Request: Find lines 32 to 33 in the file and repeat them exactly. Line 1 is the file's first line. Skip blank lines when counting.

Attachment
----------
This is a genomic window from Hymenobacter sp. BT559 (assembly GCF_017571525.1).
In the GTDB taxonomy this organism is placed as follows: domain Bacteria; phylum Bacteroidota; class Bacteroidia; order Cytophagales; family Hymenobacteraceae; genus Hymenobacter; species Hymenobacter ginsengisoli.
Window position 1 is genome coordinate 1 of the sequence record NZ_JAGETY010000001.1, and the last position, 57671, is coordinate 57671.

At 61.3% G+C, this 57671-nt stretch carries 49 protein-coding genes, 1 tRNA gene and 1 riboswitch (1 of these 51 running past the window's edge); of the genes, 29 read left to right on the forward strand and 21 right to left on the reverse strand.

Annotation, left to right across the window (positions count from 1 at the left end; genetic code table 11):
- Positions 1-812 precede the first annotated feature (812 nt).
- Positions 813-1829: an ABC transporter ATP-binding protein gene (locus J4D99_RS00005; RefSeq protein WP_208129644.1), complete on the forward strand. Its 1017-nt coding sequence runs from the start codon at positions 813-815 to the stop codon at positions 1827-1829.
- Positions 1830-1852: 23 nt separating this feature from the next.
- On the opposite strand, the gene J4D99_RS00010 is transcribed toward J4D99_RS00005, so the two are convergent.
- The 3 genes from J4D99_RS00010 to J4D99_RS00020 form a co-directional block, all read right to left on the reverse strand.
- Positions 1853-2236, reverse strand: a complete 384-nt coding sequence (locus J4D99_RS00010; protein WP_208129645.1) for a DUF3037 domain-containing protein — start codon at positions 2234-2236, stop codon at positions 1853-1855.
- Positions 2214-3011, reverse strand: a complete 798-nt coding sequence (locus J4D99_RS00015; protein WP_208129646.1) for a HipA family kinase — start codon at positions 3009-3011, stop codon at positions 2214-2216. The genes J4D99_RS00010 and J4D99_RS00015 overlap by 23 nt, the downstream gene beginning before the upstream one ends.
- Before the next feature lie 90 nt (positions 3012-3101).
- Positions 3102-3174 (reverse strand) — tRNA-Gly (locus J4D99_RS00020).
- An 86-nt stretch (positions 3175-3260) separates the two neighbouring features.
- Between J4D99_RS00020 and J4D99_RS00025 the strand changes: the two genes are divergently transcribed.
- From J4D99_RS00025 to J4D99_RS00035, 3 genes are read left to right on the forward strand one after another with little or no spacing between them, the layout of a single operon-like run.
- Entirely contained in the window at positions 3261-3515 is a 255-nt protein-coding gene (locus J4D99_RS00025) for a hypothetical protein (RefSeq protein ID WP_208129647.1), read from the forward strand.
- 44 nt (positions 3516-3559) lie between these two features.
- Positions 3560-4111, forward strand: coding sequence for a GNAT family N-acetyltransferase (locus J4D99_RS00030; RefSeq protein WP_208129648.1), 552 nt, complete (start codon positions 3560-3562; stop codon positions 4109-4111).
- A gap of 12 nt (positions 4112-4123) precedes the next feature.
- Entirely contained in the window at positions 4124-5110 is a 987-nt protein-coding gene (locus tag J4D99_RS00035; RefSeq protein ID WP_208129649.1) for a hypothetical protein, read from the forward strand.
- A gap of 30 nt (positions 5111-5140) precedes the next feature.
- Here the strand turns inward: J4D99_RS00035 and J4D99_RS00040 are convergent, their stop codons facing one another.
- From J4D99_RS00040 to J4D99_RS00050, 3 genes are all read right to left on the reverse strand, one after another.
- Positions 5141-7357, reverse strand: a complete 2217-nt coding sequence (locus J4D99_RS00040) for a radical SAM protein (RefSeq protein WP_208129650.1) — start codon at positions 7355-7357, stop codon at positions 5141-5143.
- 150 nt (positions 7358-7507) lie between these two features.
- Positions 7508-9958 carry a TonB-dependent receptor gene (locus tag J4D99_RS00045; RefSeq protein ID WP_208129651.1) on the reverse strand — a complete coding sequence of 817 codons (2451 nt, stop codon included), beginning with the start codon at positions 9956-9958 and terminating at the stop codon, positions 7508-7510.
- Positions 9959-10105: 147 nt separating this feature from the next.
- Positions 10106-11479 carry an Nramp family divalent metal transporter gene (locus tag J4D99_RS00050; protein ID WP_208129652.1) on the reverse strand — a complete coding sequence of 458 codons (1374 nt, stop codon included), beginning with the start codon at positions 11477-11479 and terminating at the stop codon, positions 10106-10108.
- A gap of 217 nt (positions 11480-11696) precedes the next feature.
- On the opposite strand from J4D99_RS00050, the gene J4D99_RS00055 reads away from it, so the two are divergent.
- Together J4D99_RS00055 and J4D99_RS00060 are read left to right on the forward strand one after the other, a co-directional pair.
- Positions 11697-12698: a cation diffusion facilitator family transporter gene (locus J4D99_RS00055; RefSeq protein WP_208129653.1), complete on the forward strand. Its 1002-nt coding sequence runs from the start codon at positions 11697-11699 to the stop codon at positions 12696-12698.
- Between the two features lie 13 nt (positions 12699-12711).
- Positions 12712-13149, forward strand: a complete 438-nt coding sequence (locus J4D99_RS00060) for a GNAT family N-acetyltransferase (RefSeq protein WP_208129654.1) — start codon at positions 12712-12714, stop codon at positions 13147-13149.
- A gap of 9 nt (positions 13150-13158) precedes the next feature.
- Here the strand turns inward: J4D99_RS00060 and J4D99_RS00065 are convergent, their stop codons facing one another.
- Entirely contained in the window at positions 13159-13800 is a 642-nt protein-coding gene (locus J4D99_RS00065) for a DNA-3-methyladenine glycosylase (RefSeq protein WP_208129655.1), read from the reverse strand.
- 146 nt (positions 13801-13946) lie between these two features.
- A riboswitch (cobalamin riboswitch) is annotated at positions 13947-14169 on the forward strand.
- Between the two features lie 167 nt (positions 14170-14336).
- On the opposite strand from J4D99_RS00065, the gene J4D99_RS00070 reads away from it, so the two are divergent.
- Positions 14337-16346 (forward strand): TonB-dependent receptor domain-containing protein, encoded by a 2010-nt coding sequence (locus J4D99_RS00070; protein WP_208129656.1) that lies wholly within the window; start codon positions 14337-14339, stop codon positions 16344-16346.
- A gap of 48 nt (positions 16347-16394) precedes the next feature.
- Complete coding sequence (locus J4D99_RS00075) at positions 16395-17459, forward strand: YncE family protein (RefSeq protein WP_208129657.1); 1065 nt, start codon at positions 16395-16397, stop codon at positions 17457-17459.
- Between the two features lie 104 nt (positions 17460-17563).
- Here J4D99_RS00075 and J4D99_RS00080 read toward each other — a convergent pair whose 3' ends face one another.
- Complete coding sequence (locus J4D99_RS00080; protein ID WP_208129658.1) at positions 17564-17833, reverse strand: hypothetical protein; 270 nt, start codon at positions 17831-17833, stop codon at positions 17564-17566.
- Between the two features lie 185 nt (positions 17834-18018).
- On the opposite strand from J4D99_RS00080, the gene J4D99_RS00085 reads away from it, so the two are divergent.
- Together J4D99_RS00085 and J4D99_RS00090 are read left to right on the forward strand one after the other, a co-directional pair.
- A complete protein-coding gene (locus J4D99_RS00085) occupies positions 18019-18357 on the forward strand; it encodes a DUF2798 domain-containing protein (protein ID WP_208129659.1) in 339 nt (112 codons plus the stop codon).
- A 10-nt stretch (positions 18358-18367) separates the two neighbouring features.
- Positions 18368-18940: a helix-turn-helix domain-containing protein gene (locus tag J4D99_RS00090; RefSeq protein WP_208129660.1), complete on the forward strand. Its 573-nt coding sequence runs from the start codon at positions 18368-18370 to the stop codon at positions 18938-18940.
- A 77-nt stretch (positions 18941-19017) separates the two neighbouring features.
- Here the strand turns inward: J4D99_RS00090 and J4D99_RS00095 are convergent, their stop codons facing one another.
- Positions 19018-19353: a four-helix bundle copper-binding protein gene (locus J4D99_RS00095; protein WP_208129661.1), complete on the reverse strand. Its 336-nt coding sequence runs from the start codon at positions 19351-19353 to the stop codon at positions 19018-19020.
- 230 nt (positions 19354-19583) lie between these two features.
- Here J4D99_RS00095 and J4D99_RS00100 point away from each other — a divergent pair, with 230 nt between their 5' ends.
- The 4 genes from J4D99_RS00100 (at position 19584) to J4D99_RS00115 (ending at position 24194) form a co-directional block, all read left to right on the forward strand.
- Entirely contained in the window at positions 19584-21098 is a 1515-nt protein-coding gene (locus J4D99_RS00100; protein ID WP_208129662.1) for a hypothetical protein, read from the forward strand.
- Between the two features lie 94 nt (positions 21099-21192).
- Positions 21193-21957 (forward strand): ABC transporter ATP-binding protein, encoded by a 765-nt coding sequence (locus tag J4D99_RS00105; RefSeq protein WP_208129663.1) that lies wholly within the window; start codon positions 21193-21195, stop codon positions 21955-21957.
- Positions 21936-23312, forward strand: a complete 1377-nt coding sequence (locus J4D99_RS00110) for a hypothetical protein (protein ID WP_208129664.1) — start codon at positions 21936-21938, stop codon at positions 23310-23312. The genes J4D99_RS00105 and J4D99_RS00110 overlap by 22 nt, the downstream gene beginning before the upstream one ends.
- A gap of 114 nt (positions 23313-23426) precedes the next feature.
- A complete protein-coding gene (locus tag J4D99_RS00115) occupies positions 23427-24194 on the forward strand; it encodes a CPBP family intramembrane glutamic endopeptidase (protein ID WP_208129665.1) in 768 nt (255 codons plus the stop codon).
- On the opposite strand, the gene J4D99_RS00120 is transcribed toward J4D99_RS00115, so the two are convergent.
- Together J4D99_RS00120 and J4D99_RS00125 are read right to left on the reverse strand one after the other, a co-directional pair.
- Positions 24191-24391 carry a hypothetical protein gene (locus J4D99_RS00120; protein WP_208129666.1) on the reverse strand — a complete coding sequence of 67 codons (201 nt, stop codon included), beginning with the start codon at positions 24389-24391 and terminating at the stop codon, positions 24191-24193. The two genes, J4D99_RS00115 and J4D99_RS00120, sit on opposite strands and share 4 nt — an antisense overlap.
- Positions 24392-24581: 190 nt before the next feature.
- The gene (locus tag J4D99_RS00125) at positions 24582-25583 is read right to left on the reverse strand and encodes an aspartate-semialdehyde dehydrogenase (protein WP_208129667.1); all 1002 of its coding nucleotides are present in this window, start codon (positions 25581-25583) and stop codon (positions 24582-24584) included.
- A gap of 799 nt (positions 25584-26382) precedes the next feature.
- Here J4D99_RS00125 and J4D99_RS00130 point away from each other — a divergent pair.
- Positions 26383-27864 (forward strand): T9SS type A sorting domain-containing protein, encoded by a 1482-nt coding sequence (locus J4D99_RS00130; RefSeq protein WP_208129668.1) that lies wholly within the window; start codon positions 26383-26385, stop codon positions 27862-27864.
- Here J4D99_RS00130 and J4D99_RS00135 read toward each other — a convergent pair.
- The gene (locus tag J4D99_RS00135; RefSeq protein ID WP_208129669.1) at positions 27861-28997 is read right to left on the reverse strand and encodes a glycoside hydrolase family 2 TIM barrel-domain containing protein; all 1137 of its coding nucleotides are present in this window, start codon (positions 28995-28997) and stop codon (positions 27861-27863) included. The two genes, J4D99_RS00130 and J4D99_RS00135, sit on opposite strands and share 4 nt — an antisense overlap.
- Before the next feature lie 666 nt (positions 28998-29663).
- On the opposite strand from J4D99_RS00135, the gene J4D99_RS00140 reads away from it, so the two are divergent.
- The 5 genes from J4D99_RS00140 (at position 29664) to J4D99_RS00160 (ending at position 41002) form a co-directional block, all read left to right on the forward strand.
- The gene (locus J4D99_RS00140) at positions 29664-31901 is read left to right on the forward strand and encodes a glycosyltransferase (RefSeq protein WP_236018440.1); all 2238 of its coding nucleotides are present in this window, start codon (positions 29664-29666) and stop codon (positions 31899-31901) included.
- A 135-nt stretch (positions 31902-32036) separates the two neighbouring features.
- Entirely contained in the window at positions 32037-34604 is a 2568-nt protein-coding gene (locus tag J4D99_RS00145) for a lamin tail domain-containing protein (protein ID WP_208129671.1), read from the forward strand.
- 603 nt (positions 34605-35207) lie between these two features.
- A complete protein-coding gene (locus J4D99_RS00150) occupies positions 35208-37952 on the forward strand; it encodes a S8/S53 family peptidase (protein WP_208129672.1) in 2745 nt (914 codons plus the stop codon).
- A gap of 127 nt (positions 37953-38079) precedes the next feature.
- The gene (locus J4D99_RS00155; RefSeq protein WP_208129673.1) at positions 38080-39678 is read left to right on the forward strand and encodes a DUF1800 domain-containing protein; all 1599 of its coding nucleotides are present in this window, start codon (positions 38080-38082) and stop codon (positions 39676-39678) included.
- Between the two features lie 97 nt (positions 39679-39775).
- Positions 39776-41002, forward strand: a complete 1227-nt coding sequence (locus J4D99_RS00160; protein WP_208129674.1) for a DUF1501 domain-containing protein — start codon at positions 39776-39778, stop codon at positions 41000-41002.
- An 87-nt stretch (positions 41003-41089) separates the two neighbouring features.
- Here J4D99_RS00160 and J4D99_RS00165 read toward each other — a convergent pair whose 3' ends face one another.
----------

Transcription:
- On the opposite strand from J4D99_RS00050, the gene J4D99_RS00055 reads away from it, so the two are divergent.
- Together J4D99_RS00055 and J4D99_RS00060 are read left to right on the forward strand one after the other, a co-directional pair.